Boschini: University on solid financial ground

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    This year’s convocation had a different tone than most.

    “Spread the love, I’m going back to the sixties,” said Chancellor Victor Boschini as he commenced Fall Convocation where he discussed how the economic downturn has been affecting the university and its plans to move forward strategically and remain on solid financial grounds.

    Boschini began the event by welcoming the class of 2013.

    “In general I’m going to spread the love, (but) especially I’m going to spread it over those 1,824 new students we have, because these students are the lifeblood of Texas Christian University and they’re going to make this an even better place than it is now,” he said.

    The university’s endowment fared much better than many others, but even it could not escape the economic situation unscathed, Boschini said. He then went on to talk about how other institutions and the university have taken measures to confront the economic downturn.

    “The larger the share of the annual budget provided by the endowment, the more profound the negative impact,” Boschini said. “At TCU that figure is 16 percent, but many other schools are much more dependent upon their endowment income to balance their budgets. Virtually all schools are looking at cutbacks in some areas.”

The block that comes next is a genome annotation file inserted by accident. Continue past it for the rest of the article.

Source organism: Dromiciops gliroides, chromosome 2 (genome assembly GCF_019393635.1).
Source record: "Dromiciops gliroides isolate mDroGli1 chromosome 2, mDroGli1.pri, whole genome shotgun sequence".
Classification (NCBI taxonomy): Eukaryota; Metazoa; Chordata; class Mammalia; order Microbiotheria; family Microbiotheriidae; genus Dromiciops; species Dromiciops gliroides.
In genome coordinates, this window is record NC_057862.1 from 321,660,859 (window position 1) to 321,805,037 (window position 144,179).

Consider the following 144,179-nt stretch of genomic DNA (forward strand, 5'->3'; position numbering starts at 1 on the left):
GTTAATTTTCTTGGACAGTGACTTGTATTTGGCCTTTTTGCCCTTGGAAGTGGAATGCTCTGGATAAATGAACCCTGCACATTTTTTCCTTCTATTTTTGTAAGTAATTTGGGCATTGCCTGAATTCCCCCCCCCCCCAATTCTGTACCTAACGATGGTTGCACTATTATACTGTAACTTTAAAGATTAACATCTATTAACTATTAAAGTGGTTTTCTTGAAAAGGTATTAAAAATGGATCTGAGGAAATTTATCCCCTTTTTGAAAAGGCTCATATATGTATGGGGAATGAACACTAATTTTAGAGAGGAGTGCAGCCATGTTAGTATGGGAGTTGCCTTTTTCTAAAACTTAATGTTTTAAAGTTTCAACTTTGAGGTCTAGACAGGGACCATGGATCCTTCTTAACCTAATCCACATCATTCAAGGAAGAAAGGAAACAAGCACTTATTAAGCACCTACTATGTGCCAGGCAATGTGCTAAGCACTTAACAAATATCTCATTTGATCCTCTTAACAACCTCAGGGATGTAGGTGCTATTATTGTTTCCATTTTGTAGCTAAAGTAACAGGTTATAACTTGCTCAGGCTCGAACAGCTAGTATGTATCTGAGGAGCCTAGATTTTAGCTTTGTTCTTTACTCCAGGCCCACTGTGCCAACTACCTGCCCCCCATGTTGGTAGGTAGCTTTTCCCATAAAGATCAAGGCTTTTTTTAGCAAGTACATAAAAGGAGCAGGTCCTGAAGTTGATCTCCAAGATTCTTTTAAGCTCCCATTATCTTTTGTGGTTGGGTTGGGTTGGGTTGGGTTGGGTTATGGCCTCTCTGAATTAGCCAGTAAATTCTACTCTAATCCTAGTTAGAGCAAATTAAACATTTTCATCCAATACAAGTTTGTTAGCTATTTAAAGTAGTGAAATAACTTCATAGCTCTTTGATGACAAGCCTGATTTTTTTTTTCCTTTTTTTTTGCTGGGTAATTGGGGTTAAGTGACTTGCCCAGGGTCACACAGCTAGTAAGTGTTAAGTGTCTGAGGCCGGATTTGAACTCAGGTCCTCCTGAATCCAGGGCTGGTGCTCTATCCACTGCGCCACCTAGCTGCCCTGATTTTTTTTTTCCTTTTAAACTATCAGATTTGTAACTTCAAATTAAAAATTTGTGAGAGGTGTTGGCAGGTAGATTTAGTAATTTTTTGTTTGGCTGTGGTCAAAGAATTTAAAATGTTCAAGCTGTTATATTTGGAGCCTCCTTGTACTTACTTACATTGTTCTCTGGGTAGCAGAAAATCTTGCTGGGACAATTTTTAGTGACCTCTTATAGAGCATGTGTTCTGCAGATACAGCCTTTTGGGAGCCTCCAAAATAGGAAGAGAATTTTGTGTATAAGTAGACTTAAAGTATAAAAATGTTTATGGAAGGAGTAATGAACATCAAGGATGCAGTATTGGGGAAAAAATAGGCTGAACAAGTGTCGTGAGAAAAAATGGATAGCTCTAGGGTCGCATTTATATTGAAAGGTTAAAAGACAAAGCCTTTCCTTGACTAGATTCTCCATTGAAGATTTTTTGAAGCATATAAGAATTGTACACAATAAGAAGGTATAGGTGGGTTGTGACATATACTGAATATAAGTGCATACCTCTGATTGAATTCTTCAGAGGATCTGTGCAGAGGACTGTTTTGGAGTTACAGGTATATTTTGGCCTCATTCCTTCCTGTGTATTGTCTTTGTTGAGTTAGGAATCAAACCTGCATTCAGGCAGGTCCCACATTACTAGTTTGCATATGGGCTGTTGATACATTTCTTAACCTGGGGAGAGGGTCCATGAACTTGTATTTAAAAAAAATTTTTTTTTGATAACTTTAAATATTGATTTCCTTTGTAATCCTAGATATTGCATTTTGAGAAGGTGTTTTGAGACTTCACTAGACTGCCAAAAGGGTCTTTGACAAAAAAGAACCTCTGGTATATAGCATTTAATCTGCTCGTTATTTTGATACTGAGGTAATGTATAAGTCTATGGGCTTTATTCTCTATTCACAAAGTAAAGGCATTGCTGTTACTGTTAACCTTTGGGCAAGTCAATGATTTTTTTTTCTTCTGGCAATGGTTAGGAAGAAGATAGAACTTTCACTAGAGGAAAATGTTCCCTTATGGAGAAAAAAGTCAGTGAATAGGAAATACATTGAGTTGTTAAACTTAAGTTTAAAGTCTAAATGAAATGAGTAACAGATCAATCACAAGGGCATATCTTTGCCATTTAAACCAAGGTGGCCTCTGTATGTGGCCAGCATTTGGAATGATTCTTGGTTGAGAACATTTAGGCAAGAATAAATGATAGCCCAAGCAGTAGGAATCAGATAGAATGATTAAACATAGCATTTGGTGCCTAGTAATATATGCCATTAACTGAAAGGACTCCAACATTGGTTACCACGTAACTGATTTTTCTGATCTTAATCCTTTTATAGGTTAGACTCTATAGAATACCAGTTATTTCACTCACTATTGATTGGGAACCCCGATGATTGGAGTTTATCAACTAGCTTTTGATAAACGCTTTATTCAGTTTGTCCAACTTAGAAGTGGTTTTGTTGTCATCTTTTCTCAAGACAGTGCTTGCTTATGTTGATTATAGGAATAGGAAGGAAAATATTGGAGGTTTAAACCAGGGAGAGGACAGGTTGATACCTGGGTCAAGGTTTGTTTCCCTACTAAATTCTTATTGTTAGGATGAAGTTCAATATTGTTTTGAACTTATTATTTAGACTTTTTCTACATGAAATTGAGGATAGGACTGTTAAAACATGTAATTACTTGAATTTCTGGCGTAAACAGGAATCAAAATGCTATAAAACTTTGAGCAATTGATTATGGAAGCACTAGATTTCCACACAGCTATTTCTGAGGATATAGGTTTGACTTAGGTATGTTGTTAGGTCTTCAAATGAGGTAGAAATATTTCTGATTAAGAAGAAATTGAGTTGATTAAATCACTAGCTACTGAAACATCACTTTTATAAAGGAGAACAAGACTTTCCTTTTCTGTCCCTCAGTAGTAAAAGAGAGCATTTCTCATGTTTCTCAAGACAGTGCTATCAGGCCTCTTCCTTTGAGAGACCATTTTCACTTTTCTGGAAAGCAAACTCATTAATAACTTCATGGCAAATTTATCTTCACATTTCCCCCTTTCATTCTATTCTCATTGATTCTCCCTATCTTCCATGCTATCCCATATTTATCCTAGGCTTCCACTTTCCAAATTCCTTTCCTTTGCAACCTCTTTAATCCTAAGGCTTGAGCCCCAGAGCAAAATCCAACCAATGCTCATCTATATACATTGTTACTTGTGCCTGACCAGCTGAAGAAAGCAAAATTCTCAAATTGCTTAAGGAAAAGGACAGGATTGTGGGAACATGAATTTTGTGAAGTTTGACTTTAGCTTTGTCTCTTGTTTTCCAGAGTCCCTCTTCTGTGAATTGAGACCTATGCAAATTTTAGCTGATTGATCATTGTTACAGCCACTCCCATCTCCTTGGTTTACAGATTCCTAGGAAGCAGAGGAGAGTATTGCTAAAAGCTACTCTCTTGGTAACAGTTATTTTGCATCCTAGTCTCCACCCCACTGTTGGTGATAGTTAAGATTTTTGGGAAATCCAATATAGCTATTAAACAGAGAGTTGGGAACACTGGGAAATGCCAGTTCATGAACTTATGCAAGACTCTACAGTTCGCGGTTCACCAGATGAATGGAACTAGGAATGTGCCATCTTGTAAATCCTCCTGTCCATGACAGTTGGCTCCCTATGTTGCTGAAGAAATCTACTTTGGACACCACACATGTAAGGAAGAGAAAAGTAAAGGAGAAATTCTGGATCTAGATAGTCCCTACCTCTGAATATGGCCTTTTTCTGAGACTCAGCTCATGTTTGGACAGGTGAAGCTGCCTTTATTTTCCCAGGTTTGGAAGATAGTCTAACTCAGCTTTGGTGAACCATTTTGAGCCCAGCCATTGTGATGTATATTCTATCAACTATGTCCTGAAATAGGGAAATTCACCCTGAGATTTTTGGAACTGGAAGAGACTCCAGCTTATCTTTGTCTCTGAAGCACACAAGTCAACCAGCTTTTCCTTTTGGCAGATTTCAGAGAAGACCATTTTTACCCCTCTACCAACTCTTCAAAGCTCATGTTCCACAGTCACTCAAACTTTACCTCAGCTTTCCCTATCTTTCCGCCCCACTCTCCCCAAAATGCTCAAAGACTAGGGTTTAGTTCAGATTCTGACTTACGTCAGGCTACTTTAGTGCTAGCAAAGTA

Boschini then said the university has been prepared for such times, noting that the university is in a solid position.

    “We are being carried forward on the shoulders of those who have gone before us, those who have made wise, conservative and prudent financial choices in the past,” he said. “TCU’s administration began making adjustments long before the market and economy hit bottom, including cost reductions throughout the university.”

    Boschini said the board of trustees agreed to keep the endowment constant and that they wanted to keep using the momentum that the university has built.

    “What we’re basically saying is that we’re ensuring the future of this university,” he said. “We’re continuing to build our budget on our more modest number – not the number of new students … We’ll have them for four years, but I don’t want to get addicted to the income they’ll bring in.”


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